Nasa has released a stunning new animation showcasing the dusty condition of its Phoenix Mars Lander.
The robotic spacecraft landed on the Red Planet in 2008 to explore its surface and atmospheric history and find evidence of water.
However, after a few months of operation, it started malfunctioning due to lack of sufficient sunlight. The craft was never built to survive in Mars' dark and cold conditions and thus went quiet.
Now, nearly after 10 years, Nasa has taken a close look at the spacecraft.
The space agency used its Mars Reconnaissance Orbiter's (MRO) High-Resolution Imaging Science Experiment (HiRise) camera on 21 December 2017 to capture Phoenix's site and found that the whole thing is now buried under dust.
In an animation comparing the image, with one taken in July 2008, the agency highlighted how the face of the site has changed over last decade.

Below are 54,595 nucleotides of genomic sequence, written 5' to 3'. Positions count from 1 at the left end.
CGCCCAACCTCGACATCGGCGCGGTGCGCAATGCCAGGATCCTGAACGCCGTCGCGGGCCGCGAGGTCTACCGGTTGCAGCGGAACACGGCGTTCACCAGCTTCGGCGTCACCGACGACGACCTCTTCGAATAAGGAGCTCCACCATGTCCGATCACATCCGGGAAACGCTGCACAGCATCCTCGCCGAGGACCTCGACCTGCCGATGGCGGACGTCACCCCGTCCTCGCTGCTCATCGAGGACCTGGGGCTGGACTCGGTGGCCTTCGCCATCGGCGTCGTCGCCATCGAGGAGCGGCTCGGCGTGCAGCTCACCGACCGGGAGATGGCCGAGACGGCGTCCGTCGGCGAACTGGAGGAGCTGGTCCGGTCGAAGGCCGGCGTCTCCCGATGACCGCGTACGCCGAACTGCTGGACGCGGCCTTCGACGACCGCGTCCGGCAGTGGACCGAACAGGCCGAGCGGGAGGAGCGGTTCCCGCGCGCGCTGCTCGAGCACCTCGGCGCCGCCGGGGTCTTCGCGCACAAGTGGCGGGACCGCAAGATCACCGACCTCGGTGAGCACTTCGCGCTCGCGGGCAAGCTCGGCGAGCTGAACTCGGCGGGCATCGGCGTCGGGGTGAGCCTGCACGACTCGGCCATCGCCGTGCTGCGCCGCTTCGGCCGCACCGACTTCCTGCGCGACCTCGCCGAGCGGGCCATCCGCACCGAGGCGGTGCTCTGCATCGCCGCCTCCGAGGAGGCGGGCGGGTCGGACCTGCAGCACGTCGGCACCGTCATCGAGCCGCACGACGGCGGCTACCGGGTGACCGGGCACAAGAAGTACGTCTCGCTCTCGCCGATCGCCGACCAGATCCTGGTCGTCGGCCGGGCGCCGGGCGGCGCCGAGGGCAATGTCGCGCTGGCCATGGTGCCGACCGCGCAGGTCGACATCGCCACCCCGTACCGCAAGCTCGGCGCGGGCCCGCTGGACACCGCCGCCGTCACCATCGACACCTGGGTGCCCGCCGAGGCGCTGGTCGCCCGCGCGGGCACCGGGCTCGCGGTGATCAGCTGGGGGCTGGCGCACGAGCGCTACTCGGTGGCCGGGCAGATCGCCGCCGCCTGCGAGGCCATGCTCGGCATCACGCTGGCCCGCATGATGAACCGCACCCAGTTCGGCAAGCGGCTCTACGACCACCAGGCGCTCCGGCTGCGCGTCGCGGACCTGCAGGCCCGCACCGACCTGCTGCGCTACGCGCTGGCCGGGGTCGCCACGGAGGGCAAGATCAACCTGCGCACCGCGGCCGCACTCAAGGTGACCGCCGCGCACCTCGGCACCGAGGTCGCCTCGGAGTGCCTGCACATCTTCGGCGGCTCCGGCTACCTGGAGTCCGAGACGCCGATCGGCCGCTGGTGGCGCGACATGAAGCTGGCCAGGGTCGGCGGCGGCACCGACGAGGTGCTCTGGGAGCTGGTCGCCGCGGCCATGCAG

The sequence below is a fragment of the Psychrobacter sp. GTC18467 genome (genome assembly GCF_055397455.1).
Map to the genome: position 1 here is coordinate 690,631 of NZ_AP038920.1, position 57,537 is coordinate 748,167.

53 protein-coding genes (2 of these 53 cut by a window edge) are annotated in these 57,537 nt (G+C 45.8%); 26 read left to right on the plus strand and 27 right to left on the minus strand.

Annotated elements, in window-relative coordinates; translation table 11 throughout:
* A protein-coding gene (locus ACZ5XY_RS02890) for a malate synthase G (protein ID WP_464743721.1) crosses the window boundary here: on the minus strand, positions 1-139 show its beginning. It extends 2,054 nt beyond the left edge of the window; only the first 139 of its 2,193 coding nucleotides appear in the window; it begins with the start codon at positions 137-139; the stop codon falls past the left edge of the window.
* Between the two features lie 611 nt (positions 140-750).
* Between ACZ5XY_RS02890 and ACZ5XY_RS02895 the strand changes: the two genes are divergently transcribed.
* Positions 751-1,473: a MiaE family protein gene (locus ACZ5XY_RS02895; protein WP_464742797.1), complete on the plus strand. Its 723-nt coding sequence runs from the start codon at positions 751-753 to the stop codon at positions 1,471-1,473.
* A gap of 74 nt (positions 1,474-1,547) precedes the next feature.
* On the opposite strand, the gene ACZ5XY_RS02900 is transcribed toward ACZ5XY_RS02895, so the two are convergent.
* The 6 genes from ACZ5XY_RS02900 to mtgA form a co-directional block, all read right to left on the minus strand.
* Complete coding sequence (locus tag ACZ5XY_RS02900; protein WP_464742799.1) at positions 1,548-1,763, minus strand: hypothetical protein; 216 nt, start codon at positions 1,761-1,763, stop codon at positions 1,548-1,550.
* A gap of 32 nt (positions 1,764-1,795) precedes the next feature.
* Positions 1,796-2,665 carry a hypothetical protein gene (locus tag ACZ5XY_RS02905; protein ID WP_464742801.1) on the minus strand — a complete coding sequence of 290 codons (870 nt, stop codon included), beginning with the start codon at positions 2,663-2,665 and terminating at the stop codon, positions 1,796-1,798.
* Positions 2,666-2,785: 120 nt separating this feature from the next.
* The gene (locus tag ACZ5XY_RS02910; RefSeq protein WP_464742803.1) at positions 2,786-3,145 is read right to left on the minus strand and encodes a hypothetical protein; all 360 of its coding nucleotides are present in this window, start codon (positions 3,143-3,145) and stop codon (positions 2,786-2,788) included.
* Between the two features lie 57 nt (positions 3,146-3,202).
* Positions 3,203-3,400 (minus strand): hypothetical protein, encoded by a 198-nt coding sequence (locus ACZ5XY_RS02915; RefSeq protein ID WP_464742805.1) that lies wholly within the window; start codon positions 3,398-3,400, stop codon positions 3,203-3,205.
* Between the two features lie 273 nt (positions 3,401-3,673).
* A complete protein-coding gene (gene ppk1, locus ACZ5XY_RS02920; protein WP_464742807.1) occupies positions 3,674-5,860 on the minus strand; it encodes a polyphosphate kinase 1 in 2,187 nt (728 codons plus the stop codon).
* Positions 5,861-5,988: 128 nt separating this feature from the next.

In the first shot, the lander at the top, its backshell and parachute at the bottom are clearly visible with dark marking around them, while in the latest one, the hardware is hardly visible and the parachute appears to have moved towards east due to Martian winds.
Both images cover an area roughly 300 meters wide and are closely matched in viewing and illumination geometry, according to Nasa. The agency's Jet Propulsion Laboratory managed the Phoenix Mars Lander Project and manages the Mars Reconnaissance Orbiter, which was recently put on precautionary standby mode.